CANDLEMAS: The popular English name for the feast of the Purification of the Virgin Mary or the Presentation of Christ in the Temple, Feb. 2, derived from the ancient custom of blessing candles on that day for use in church and elsewhere. See MARY.
CANDLEMAS DAY. See MARY, FESTIVALS OF.
CANDLER, WARREN AKIN: Bishop of the Methodist Episcopal Church, South; b. near Villa Rica, Ga., Aug. 23, 1857. He was educated at Emory College, Oxford, Ga. (B.A., 1875), and entered the North Georgia Conference of the Methodist Episcopal Church, South, in 1875, holding various pastorates until 1886. From the latter year until 1888 he was editor of the Christian Advocate, Nashville, Tenn., the official organ of his denomination, and from 1888 to 1898 was president of Emory College. Since 1898 he has been a bishop of the Methodist Episcopal Church, South. In theology he is a Wesleyan Arminian. He has written: History of Sunday Schools (New York, 1880); Georgia's Educational Work (Atlanta, Ga., 1893); Christus Auctor (Nashville, Tenn., 1900); High Living and High Lives (1901); and Great Revivals and the Great Republic (1904).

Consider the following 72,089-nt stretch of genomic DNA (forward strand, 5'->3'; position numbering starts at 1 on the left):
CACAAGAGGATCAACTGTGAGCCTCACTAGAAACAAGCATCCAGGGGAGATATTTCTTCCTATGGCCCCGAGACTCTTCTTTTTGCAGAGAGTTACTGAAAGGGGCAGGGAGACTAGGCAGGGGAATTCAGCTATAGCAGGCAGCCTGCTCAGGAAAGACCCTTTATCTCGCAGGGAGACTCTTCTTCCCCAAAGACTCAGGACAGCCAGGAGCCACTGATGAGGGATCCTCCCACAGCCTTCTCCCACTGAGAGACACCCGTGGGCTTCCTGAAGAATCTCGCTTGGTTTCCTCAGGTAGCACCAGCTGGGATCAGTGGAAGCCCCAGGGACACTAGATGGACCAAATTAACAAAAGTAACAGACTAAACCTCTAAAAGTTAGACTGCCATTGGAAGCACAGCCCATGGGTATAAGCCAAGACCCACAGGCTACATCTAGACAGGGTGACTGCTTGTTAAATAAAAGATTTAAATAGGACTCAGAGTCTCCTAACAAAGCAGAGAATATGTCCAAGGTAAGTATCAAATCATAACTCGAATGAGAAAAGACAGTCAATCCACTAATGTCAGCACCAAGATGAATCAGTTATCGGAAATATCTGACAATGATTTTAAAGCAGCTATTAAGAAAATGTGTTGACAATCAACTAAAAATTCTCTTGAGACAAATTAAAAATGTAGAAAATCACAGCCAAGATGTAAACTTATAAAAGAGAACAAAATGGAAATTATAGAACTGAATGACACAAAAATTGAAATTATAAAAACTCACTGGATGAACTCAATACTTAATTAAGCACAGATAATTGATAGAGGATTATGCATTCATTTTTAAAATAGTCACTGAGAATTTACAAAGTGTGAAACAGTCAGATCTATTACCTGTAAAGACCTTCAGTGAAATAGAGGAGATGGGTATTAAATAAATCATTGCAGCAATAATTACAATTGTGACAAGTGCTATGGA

CANDLES. See LIGHTS, USE OF, IN DIVINE SERVICE.
CANDLISH, ROBERT SMITH: One of the founders and a leader of the Free Church of Scotland; b. in Edinburgh Mar. 23, 1806; d. there Oct. 19, 1873. He studied at Glasgow (M.A., 1823), and at the divinity hall 1823-26; was licensed in 1828 and served as assistant of St. Andrews, Glasgow, and of Bonhill, Dumbartonshire; in 1834 he became minister of St. George's, Edinburgh, where his talent as a preacher soon made him famous. In 1839 he publicly identified himself with the party in the Church of Scotland which afterward became the Free Church, and in all the public proceedings prior to the disruption in 1843, especially in the debates in the General Assembly, took a leading part; after the disruption he was foremost in organizing and developing the Free Church. His eloquence in debate, his business tact, and his high character enabled him to retain the high position he had gained in spite of a somewhat sharp and abrupt manner, and a tendency to what some considered diplomatic management. On the death of Dr. Chalmers in 1847 he was appointed to succeed him as professor of divinity in New College, Edinburgh, but declined the appointment, preferring to continue minister of St. George's; in 1862, however, he became principal of New College, the duties involving little labor. He was the chief organizer and extender of the school system of the Free Church, which was afterward incorporated
BIBLIOGRAPHY: W. Wilson, Memorials of R. S. Candlish, Edinburgh, 1880 (with a concluding chapter on his character as a theologian by Robert Rainy, his successor as principal of New College); Jean L. Watson, Life of R. S. Candlish, London, 1882.
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